Anne Moody's activism style in "Coming of Age in Mississippi" reflects both that of Martin Luther King, Jr. and Henry David Thoreau.

Essay by PurpleChicUniversity, Bachelor'sA+, December 2003

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Martin Luther King, Jr. and Henry David Thoreau both advocated for the use of civil disobedience in response to governmental or social wrongs. While they articulate different versions of this response, both hoped for change and reform in what they felt were unjust laws and practices. Anne Moody in her book entitled "Coming of Age in Mississippi" reflects both styles of civil disobedience; however, it is more closely related to that of Martin Luther King, Jr. This may be due to the fact that Moody was able to actually able to work with King. Her many protests allowed her to work with many famous black empowerment leaders, including King and Jackie Robinson.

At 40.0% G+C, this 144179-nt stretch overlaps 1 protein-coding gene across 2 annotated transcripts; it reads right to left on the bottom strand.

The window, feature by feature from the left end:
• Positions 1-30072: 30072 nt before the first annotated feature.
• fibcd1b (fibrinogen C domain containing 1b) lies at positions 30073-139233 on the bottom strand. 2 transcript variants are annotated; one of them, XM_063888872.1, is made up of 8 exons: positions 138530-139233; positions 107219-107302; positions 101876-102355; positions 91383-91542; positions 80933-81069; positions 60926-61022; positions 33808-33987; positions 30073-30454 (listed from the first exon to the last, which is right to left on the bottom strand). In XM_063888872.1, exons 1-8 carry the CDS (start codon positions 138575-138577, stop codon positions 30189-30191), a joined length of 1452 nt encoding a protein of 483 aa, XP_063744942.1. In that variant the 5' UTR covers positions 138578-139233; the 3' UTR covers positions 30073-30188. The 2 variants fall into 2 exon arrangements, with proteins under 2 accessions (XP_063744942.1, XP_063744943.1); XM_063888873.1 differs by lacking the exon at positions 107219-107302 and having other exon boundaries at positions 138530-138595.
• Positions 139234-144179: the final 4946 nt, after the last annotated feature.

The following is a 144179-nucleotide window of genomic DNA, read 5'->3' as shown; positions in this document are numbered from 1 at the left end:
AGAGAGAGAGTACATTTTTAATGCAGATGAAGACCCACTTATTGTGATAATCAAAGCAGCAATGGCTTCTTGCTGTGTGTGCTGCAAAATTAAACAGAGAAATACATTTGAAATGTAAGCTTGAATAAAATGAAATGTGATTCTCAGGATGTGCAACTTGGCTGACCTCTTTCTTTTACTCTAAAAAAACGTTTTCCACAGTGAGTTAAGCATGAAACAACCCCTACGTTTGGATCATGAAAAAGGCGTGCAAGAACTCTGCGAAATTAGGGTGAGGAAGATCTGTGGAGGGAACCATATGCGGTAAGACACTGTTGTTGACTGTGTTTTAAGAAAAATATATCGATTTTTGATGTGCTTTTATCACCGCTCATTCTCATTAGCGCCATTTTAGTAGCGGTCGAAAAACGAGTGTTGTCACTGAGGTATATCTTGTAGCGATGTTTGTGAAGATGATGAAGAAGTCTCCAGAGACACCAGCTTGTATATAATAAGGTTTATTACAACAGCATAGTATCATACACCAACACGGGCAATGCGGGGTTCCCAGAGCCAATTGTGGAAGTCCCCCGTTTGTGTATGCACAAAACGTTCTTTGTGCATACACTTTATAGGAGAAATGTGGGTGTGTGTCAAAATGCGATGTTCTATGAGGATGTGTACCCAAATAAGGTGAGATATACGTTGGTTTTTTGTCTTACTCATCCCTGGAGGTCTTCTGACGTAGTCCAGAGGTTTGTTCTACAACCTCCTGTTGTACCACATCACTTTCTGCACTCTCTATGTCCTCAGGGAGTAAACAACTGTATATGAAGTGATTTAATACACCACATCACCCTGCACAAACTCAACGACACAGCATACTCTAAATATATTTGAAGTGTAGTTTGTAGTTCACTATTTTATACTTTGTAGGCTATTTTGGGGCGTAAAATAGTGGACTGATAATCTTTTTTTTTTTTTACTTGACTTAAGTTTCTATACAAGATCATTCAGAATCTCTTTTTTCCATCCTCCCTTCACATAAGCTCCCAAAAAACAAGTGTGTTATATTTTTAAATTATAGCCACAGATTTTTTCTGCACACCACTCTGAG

In "Coming of Age in Mississippi" while at Natchez College, Moody started a boycott of the school cafeteria when maggots were found in the grits. This is similar to Martin Luther King, Jr.'s style of activism because it was both anti-violent and collective.

Her approach to vocalizing her beliefs and proving her point was to make them suffer through refusal of patronage. This strike was a prelude to the sit-in Anne was involved with later during the Civil Rights Movement. This sit-in included other CORE and NAACP members where they could not be served at a white lunch counter. They refused to get up unless they were served. Whites came in calling them names, using racial slurs, throwing food on the blacks and dragging them from the counter beating them. This event was very similar to those King organized in his anti-violent campaign.

While being involved in the Civil Right Movement Anne received letters from her mom saying that it was "unwise" to be doing was she was. She was afraid that Anne was endangering her whole family. This is similar to King's claim in "Letter from...